off some of the other kicks as well. When local media picked up his
story, a Norwegian broadcaster reviewed the video to make sure it was
real, silencing some skeptics who believed it must have been doctored.
And unlike so many other posted videos, interest in Rugland's kicks
While it was racking up hits in the hundreds of thousands, Rugland
received an email from Scott Cohen, assistant general manager of the
Jets, who was interested in giving him a workout.
Rugland wondered if he was being scammed.
''When I received that, obviously I was excited, but I had to check out
the name and email address to make sure it was genuine, and not some
friend who was pulling a prank,'' he said.
It was real. The Jets were genuinely interested - on the condition that
Rugland spend some time with a kicking coach first to hone his skills.
So the week after Thanksgiving, the Norwegian traveled to California to
spend a few weeks with Michael Husted - a former NFL kicker who now
runs a training camp in San Diego and had reached out to Rugland after
seeing his video on a Facebook page.
Husted said he's often approached by soccer players interested in
trying their hand - or foot, rather - at kicking field goals, hoping to
become the next Sebastian Janikowski. But he had seen enough of Rugland
in the video to know he was special.
''He's definitely the most impressive nonfootball kicker that I've
worked with,'' Husted said by phone. ''When he hits it, it's going to
go. He hits it just as high, just as far as a lot of the NFL kickers,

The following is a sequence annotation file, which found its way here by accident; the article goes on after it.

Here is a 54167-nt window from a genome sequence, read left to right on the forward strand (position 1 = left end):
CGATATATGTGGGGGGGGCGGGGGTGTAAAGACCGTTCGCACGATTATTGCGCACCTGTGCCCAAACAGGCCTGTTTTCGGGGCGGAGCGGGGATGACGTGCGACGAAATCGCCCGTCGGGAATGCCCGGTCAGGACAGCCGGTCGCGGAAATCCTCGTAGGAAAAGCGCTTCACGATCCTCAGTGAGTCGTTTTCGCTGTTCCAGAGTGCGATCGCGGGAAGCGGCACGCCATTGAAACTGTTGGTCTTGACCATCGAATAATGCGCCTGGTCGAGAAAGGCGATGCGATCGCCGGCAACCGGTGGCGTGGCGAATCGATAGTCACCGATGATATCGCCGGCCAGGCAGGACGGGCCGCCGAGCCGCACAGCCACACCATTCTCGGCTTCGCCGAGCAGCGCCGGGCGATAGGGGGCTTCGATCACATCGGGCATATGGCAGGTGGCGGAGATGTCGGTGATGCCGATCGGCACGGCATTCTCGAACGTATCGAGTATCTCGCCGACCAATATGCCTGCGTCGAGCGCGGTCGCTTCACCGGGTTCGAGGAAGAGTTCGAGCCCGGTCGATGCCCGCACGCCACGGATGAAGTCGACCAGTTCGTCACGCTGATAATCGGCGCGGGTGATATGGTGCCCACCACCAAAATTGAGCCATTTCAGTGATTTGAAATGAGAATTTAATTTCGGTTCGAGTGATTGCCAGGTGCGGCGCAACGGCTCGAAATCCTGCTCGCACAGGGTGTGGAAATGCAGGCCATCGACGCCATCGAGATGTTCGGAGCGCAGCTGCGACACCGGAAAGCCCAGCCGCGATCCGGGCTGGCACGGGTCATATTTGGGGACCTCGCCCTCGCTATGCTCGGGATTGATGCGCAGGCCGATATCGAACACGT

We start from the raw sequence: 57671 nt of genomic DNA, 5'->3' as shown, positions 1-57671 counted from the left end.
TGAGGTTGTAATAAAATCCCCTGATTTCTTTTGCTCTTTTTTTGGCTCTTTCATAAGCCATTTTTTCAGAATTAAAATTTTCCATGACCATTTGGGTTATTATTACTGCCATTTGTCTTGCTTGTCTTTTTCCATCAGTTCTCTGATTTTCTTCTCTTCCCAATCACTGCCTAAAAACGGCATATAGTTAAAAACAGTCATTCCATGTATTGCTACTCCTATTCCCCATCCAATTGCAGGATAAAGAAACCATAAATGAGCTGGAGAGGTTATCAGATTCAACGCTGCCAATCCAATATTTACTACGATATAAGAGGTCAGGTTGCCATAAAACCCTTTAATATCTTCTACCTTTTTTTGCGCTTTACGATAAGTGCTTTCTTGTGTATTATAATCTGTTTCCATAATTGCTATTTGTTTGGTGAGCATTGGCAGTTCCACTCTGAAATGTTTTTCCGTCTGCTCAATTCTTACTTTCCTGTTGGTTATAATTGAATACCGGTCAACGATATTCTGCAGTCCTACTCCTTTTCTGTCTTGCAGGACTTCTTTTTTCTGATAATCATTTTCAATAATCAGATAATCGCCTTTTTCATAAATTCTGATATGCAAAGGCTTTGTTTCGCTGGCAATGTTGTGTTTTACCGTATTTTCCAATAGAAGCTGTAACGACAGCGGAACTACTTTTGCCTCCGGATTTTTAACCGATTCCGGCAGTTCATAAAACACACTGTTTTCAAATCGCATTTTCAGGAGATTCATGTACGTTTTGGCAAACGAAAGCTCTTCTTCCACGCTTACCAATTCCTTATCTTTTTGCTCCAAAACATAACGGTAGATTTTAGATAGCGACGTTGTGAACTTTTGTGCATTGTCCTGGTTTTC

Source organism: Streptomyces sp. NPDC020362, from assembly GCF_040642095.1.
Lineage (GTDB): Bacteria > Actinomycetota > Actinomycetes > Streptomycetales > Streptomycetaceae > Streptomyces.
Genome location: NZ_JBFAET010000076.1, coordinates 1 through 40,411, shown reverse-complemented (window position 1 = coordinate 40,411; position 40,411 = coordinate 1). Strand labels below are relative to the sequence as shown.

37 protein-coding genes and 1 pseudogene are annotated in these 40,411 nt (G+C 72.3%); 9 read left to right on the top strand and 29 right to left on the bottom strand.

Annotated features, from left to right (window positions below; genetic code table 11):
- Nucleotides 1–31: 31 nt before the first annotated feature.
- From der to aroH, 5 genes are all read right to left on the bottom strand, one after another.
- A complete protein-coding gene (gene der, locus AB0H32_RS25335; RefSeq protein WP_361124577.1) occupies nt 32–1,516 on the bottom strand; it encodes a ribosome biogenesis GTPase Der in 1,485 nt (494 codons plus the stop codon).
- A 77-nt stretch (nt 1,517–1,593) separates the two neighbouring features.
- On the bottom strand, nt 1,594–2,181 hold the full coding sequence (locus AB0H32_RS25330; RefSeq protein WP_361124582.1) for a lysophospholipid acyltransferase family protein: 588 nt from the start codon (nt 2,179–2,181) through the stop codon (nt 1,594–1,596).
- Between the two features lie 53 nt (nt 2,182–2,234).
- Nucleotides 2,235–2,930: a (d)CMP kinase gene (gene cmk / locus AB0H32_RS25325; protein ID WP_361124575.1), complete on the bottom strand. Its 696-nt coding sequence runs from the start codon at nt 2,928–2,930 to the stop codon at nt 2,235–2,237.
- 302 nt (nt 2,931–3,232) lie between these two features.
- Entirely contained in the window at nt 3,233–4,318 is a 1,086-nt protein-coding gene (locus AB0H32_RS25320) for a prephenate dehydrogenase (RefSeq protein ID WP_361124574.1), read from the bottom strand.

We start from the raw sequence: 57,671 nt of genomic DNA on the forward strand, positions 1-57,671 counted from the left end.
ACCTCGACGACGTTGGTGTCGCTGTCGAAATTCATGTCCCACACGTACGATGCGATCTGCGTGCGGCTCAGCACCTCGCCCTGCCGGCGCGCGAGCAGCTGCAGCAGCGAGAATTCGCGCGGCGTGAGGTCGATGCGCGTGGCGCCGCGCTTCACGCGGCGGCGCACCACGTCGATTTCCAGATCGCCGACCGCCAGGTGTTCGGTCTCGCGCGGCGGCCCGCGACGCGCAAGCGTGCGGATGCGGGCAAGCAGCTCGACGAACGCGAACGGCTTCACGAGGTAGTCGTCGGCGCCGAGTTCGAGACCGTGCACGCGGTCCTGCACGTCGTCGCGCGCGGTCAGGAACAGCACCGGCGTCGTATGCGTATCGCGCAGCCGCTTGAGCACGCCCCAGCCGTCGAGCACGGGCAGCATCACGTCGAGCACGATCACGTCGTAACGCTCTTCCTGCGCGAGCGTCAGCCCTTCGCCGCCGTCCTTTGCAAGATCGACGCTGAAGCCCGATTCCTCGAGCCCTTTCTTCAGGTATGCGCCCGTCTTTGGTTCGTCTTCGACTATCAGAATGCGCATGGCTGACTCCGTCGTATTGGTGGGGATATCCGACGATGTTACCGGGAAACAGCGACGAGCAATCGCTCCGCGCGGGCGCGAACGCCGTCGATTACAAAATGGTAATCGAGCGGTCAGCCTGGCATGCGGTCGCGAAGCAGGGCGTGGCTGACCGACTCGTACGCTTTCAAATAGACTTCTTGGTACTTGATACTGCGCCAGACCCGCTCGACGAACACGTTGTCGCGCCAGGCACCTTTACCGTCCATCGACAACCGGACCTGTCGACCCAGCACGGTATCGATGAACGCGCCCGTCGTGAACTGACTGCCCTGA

if not further.''
In fact, Husted sees a lot of similarities between Rugland and
Janikowski, the Oakland Raiders kicker from Poland. They're both
left-footed, more than 6 feet tall and have the same kind of leg
Rugland's video shows him hitting field goals from 60 yards with ease.
The NFL record - shared by Janikowski and three others - is 63 yards.
Rugland thinks he could hit one from ''well beyond'' 60, and Husted
said that's very possible.
''Heck, if he's in Denver he can probably hit it from 65,'' Husted said.
The Jets liked what they saw enough to invite Rugland back for a second
audition in March.
Meantime, he wants to spend more time with Husted to refine his
technique and consistency, and he's looking for a sponsor to help pay
for another stay in San Diego since he would need to take an unpaid
leave of absence from his job as a youth counselor for the local child
Training on his own isn't so easy these days, given the winter climate
''It's hard to get better when you're practicing in the snow,'' he said.
Husted has put him in touch with an agent, Jill McBride Baxter, who is
trying to get him back in the U.S.
''It's not easy,'' said the Los Angeles-based McBride Baxter, whose